By Rachel McRady
Nestled between the Olive Gardens and Outback Steakhouses on International Drive in Orlando is a tapas restaurant that rivals those in Spain. Parked right next to the Convention Center and a stone’s throw away from the Disney and Universal parks, Café Tu Tu Tango seems rather out of place. But the lively, colorful restaurant, which boasts an expansive, diverse menu, refreshing cocktails with a bite, floor-to-ceiling paintings from local artists, and live performances from belly dancers, has become both a tourist destination and a local hangout over the past two decades.
I first happened upon it in 2013 on a trip to Orlando where I began my secret love affair with the spiced alligator bites and the vicious temptress that is the Key lime mustard dipping sauce. So when I returned this year on a trip to the Wizarding World of Harry Potter with my husband (I swear, we’re adults), I booked a hotel within walking distance to the restaurant to ensure maximum meals and, therefore, maximum alligator bites.
Shrimp in a sweet chili-garlic aioli. (Photo: Flickr/Brianna Mewborn)
I’m not the only person who has a long-standing romance with the restaurant. In fact, by general manager Troy Wilson’s standards, I have not even brushed the surface of having a history with this place. The Orlando native came to Café Tu Tu Tango two years after it opened in 1996 as a waiter; almost two decades later, he’s running the place.
“I had just graduated UCF, and I didn’t really want to get serious and be a manager yet. I was in a band, and I was working at restaurants and I was dating this girl,” he explained. “I hated the restaurant I worked at, and she was like, ‘Let me take you to my favorite restaurant,’ and she brought me here. I filled out an application, started two weeks later, and I’ve been here ever since. Then I married the girl.”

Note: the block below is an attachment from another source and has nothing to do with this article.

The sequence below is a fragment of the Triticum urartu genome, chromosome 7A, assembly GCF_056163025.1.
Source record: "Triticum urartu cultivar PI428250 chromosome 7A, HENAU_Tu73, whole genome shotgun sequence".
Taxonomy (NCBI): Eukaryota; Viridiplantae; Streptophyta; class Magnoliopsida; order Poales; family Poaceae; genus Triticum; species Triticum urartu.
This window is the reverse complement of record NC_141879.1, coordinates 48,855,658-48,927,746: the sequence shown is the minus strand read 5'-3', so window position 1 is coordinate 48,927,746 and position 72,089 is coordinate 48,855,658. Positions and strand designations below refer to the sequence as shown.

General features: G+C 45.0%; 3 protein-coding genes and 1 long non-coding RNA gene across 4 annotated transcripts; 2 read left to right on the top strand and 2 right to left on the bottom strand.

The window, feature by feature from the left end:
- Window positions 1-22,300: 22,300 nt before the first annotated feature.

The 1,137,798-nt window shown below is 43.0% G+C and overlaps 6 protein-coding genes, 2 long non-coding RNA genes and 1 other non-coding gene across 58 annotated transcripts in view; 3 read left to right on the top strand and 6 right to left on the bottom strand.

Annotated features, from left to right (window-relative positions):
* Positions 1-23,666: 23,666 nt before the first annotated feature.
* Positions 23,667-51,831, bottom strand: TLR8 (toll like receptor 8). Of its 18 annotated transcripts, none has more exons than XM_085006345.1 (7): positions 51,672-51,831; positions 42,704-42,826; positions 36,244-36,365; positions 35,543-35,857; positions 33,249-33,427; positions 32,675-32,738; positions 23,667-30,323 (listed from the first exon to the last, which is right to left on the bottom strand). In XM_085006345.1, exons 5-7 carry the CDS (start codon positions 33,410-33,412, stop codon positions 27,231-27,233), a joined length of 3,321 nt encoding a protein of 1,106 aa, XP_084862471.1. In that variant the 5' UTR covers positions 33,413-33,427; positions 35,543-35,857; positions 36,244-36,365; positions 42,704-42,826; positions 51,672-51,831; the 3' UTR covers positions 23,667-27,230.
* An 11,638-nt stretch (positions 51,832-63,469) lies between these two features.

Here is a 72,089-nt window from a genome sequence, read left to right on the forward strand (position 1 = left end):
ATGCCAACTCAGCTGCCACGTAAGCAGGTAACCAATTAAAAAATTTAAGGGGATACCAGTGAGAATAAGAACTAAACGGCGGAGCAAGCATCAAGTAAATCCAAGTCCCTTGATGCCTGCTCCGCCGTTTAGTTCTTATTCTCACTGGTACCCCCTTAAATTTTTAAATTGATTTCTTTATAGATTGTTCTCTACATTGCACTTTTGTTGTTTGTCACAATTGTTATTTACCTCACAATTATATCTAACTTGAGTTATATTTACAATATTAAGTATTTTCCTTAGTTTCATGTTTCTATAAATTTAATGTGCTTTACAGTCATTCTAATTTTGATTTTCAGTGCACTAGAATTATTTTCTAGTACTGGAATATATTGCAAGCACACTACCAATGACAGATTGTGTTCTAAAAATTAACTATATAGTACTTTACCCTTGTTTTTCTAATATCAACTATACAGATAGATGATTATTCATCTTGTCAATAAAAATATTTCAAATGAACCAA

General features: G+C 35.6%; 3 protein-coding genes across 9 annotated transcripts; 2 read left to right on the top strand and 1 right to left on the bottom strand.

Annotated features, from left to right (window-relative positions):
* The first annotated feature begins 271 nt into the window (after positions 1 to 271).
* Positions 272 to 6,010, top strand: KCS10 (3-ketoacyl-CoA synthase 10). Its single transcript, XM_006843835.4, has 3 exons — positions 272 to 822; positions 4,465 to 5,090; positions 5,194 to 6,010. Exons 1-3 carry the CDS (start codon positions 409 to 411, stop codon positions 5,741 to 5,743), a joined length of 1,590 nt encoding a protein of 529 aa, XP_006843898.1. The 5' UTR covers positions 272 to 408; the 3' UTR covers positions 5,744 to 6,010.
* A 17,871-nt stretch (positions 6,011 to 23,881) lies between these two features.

Wilson worked his way up and now is the general manager of the only remaining location. There were once spots in Miami and Atlanta, and now the location in Orange, Calif., is run by different management, though they have the same general concept.
Local artists’ work being displayed at Café Tu Tu Tango. (Photo: Flickr/Brianna Mewborn)
The vision for Café Tu Tu Tango started back in 1991, when the original owners took a trip to Barcelona, Spain, eating at tapas restaurants and seeing the community of local artists there. Today, the trendy Orlando spot has daily shifts for local artists to come and paint in the restaurant, then sell their pieces with only a 10 percent commission for Café Tu Tu Tango versus the 40 percent commission they’d find at art galleries.
“Some people come in here who have never gone out of their way to go to an art museum before, and now they get to actually interact and watch an artist creating on property,” Wilson said. “The whole idea of art just goes all the way through. Our menu, everything is made from scratch so the chefs are doing their art in the back. That makes a big difference in the quality of the food and the experience people get.”
Related: How to Enjoy Orlando as a Grownup
And though eating at Café Tu Tu Tango is partly about the ambiance and energy, it’s really all about the food. With an expansive menu of items from all over the globe, you can be noshing on a Cajun chicken egg roll (another personal favorite) one minute and cooling off with the Alforno roasted pear salad with pecans, blue cheese, and arugula the next. The late night haunt hasn’t skimped on the drinks either. In addition to the flavorful (and affordable) sangria choices, there’s also the screaming jalapeño margarita, which features jalapeño-infused tequila with muddled cilantro, and Wilson’s favorite, the spicy old-fashioned with Buffalo Trace bourbon, Ancho Reyes chile liqueur, muddled orange, and black walnut bitters. Not fancy enough for your taste? They even make their own maraschino cherries by soaking them in Luxardo Maraschino liqueur.
Tapas meal at Café Tu Tu Tango. (Photo: Flickr/Brianna Mewborn)
Not only do tourists in Mickey Mouse T-shirts stop in, but Café Tu Tu Tango also has a devoted pack of regulars who live in Orlando — a rarity, considering the restaurant’s location.
“I’ve lived in Orlando basically my whole life, and as a local, we sort of avoid International Drive, but we’ve got a really good following with the locals,” Wilson said. “I’d say our biggest form of marketing comes from word of mouth. Everybody who lives here knows somebody who’s coming here to visit. I’m always out talking to the guests, and I’m always talking to people who are like, ‘I was on a plane with a guy from Chicago, and he heard I was coming to Orlando and said I had to try this restaurant out. Now I’m here and it’s awesome!’ It’s so cool to have fans from all over.”
For more details (and to drool over the menu), visit the restaurant’s web site.
Check out our original adventure travel series A Broad Abroad